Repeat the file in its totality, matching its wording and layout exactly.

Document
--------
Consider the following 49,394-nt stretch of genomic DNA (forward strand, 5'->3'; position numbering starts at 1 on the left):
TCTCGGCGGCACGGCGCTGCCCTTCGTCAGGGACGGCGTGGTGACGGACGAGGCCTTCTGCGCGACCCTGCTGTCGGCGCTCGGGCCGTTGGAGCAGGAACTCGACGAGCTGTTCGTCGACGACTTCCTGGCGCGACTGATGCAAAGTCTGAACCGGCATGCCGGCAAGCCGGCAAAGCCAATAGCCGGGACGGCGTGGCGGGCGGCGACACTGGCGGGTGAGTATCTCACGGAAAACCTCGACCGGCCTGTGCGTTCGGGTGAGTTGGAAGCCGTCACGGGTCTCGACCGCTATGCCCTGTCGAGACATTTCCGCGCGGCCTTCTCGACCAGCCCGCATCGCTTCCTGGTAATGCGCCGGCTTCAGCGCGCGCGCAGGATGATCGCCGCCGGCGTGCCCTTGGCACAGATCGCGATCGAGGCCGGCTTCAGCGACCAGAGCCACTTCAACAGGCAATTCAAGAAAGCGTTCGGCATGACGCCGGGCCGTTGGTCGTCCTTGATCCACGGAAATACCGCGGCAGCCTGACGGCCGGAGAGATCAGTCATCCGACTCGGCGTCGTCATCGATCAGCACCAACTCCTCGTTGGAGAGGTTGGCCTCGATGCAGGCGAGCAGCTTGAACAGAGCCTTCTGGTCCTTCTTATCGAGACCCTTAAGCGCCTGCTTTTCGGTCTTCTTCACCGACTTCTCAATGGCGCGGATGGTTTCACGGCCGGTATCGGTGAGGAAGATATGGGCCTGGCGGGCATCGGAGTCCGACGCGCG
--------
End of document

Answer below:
Consider the following 49,394-nt stretch of genomic DNA (forward strand, 5'->3'; position numbering starts at 1 on the left):
TCTCGGCGGCACGGCGCTGCCCTTCGTCAGGGACGGCGTGGTGACGGACGAGGCCTTCTGCGCGACCCTGCTGTCGGCGCTCGGGCCGTTGGAGCAGGAACTCGACGAGCTGTTCGTCGACGACTTCCTGGCGCGACTGATGCAAAGTCTGAACCGGCATGCCGGCAAGCCGGCAAAGCCAATAGCCGGGACGGCGTGGCGGGCGGCGACACTGGCGGGTGAGTATCTCACGGAAAACCTCGACCGGCCTGTGCGTTCGGGTGAGTTGGAAGCCGTCACGGGTCTCGACCGCTATGCCCTGTCGAGACATTTCCGCGCGGCCTTCTCGACCAGCCCGCATCGCTTCCTGGTAATGCGCCGGCTTCAGCGCGCGCGCAGGATGATCGCCGCCGGCGTGCCCTTGGCACAGATCGCGATCGAGGCCGGCTTCAGCGACCAGAGCCACTTCAACAGGCAATTCAAGAAAGCGTTCGGCATGACGCCGGGCCGTTGGTCGTCCTTGATCCACGGAAATACCGCGGCAGCCTGACGGCCGGAGAGATCAGTCATCCGACTCGGCGTCGTCATCGATCAGCACCAACTCCTCGTTGGAGAGGTTGGCCTCGATGCAGGCGAGCAGCTTGAACAGAGCCTTCTGGTCCTTCTTATCGAGACCCTTAAGCGCCTGCTTTTCGGTCTTCTTCACCGACTTCTCAATGGCGCGGATGGTTTCACGGCCGGTATCGGTGAGGAAGATATGGGCCTGGCGGGCATCGGAGTCCGACGCGCG